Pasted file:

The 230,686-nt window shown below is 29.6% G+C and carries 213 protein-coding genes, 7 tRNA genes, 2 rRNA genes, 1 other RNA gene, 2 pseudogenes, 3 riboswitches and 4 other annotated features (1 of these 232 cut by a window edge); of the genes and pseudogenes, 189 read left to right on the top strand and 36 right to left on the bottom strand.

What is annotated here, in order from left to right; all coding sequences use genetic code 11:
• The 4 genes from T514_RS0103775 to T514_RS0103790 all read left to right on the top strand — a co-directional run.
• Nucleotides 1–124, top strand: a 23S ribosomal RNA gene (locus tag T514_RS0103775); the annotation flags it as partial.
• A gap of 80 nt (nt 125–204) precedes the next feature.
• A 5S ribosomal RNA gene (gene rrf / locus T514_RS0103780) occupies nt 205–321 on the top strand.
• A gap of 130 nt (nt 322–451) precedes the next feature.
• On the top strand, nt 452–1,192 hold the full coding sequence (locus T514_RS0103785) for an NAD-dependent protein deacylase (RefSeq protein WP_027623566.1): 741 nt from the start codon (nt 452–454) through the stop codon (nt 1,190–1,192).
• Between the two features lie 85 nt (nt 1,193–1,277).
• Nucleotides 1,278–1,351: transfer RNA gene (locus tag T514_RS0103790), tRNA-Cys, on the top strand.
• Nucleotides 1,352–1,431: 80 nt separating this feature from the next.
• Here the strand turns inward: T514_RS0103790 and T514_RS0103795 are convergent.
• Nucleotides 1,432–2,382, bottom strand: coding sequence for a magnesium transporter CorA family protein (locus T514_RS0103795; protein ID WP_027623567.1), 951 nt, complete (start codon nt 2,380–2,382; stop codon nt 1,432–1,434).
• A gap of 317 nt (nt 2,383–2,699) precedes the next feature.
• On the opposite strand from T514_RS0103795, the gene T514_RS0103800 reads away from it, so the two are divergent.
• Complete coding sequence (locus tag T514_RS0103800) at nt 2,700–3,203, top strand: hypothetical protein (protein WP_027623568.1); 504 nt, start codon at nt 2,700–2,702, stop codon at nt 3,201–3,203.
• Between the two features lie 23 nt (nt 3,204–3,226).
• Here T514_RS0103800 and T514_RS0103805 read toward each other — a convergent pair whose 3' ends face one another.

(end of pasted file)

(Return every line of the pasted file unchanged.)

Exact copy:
The 230,686-nt window shown below is 29.6% G+C and carries 213 protein-coding genes, 7 tRNA genes, 2 rRNA genes, 1 other RNA gene, 2 pseudogenes, 3 riboswitches and 4 other annotated features (1 of these 232 cut by a window edge); of the genes and pseudogenes, 189 read left to right on the top strand and 36 right to left on the bottom strand.

What is annotated here, in order from left to right; all coding sequences use genetic code 11:
• The 4 genes from T514_RS0103775 to T514_RS0103790 all read left to right on the top strand — a co-directional run.
• Nucleotides 1–124, top strand: a 23S ribosomal RNA gene (locus tag T514_RS0103775); the annotation flags it as partial.
• A gap of 80 nt (nt 125–204) precedes the next feature.
• A 5S ribosomal RNA gene (gene rrf / locus T514_RS0103780) occupies nt 205–321 on the top strand.
• A gap of 130 nt (nt 322–451) precedes the next feature.
• On the top strand, nt 452–1,192 hold the full coding sequence (locus T514_RS0103785) for an NAD-dependent protein deacylase (RefSeq protein WP_027623566.1): 741 nt from the start codon (nt 452–454) through the stop codon (nt 1,190–1,192).
• Between the two features lie 85 nt (nt 1,193–1,277).
• Nucleotides 1,278–1,351: transfer RNA gene (locus tag T514_RS0103790), tRNA-Cys, on the top strand.
• Nucleotides 1,352–1,431: 80 nt separating this feature from the next.
• Here the strand turns inward: T514_RS0103790 and T514_RS0103795 are convergent.
• Nucleotides 1,432–2,382, bottom strand: coding sequence for a magnesium transporter CorA family protein (locus T514_RS0103795; protein ID WP_027623567.1), 951 nt, complete (start codon nt 2,380–2,382; stop codon nt 1,432–1,434).
• A gap of 317 nt (nt 2,383–2,699) precedes the next feature.
• On the opposite strand from T514_RS0103795, the gene T514_RS0103800 reads away from it, so the two are divergent.
• Complete coding sequence (locus tag T514_RS0103800) at nt 2,700–3,203, top strand: hypothetical protein (protein WP_027623568.1); 504 nt, start codon at nt 2,700–2,702, stop codon at nt 3,201–3,203.
• Between the two features lie 23 nt (nt 3,204–3,226).
• Here T514_RS0103800 and T514_RS0103805 read toward each other — a convergent pair whose 3' ends face one another.